With the upcoming school year already upended by the coronavirus pandemic, charter schools in Los Angeles are facing more uncertainty as they comply with a new state law.
California’s new law imposing greater restrictions on charter schools, which took effect last month, faces pushback from charter schools in the district that’s home to the largest number of charter schools in the state. At issue is a draft of a new 80-page policy detailing how Los Angeles Unified plans to implement the law. The policy will be in front of the school board for a vote on Tuesday.
L.A. Unified’s policy, which was developed by its charter school division and reviewed by the district’s general counsel, is likely to set the stage for how other districts across the state interpret the new law, Assembly Bill 1505. The law gives school boards more power to reject new charter schools and changes the process for renewing charter schools.
Cassy Horton, a vice president of the California Charter Schools Association, in an interview with EdSource called L.A. Unified’s policy “deeply concerning,” saying it threatens to essentially put a moratorium on new schools and close some existing schools. Horton and other charter school supporters dispute the district’s interpretation of the law, arguing that the policy would add restrictions that they say are not in line with the new law, such as allowing the school board to consider the facilities a charter school plans to use when deciding whether to approve it.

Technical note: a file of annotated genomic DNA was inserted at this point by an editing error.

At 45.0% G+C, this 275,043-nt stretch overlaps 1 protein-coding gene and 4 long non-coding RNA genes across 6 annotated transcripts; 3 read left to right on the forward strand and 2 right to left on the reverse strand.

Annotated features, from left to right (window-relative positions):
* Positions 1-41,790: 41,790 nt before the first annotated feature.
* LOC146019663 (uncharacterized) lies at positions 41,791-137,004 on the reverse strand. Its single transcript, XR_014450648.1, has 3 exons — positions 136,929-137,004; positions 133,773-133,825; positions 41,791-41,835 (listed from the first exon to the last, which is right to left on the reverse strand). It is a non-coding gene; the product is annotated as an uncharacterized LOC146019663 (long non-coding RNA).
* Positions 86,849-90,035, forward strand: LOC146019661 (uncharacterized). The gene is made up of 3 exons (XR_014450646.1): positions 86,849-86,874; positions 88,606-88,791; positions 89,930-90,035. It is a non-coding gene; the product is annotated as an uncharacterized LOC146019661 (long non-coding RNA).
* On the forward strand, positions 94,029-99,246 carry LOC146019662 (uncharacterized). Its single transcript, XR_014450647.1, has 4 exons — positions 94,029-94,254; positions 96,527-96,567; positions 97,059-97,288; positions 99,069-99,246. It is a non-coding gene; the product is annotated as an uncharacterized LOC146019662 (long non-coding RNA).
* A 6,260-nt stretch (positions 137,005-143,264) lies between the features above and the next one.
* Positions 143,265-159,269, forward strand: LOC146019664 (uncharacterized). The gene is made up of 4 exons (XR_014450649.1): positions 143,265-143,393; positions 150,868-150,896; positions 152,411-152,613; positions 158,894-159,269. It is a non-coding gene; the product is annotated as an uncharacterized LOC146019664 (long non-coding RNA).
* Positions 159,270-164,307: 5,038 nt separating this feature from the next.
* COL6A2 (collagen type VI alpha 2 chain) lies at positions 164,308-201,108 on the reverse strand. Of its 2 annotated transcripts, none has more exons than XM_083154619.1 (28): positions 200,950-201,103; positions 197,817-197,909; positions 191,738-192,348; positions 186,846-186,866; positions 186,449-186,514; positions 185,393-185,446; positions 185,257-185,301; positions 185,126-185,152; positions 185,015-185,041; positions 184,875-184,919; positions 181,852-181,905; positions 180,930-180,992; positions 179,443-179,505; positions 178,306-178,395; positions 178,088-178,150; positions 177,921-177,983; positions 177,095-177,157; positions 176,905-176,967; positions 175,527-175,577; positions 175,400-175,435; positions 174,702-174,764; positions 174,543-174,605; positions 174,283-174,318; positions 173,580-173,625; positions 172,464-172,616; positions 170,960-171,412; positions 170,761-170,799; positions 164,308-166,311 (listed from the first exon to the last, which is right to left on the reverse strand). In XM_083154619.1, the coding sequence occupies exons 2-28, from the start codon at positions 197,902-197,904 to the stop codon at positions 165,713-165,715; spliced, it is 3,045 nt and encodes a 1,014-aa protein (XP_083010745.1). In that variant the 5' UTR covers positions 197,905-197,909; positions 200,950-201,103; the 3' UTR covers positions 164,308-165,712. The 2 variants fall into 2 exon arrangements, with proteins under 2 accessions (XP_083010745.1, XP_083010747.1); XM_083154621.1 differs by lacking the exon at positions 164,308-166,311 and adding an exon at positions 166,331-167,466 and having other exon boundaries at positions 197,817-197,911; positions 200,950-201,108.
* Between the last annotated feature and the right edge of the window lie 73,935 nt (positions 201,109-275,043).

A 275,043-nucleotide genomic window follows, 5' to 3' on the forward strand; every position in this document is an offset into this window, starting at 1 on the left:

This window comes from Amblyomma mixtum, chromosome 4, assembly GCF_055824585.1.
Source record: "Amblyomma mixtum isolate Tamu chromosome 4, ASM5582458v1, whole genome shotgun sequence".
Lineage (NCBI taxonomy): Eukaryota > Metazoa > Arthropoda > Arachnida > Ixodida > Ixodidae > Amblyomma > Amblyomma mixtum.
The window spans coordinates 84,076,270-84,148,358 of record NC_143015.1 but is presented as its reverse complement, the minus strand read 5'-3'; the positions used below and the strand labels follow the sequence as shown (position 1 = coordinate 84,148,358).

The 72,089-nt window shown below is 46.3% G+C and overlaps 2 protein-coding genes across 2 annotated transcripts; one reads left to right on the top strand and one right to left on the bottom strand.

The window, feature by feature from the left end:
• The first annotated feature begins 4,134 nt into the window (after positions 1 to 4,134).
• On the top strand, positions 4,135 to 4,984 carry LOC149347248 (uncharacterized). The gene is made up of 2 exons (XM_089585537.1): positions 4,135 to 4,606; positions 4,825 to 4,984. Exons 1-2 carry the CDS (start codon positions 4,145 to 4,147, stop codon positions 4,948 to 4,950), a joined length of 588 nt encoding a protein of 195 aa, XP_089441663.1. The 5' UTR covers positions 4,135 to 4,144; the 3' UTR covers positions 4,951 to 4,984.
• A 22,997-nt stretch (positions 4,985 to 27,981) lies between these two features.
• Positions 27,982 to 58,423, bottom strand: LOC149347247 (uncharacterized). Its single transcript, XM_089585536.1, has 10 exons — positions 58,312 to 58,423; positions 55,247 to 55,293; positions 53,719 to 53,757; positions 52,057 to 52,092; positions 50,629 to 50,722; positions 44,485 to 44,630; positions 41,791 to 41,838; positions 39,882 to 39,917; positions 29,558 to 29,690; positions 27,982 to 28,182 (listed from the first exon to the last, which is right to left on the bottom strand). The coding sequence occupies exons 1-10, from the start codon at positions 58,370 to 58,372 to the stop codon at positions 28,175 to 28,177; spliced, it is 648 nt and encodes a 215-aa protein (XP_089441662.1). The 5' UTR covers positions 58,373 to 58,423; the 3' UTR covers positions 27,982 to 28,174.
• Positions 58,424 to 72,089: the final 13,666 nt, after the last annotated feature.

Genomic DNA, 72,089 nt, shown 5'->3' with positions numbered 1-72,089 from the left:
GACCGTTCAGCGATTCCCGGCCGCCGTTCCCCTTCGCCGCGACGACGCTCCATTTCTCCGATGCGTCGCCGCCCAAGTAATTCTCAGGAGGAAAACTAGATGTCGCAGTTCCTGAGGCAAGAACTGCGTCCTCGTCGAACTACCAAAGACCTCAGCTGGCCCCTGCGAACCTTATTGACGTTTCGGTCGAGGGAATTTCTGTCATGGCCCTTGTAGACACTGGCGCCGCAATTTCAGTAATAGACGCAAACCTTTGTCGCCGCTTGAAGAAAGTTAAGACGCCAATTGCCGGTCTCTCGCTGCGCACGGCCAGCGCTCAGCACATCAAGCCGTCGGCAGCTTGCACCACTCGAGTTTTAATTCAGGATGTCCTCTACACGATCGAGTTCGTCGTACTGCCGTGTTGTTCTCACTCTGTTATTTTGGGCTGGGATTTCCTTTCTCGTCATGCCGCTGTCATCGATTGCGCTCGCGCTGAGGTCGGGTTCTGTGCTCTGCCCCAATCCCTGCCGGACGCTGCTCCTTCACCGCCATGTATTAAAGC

District leaders, however, say their policy is consistent with the law, which has ambiguities that leave it open to interpretation. For example, the law allows school boards to deny a petition for a new charter school if the school is “unlikely to serve the interests of the entire community” but doesn’t define in detail what constitutes community interests, leaving much discretion to school boards to make that determination.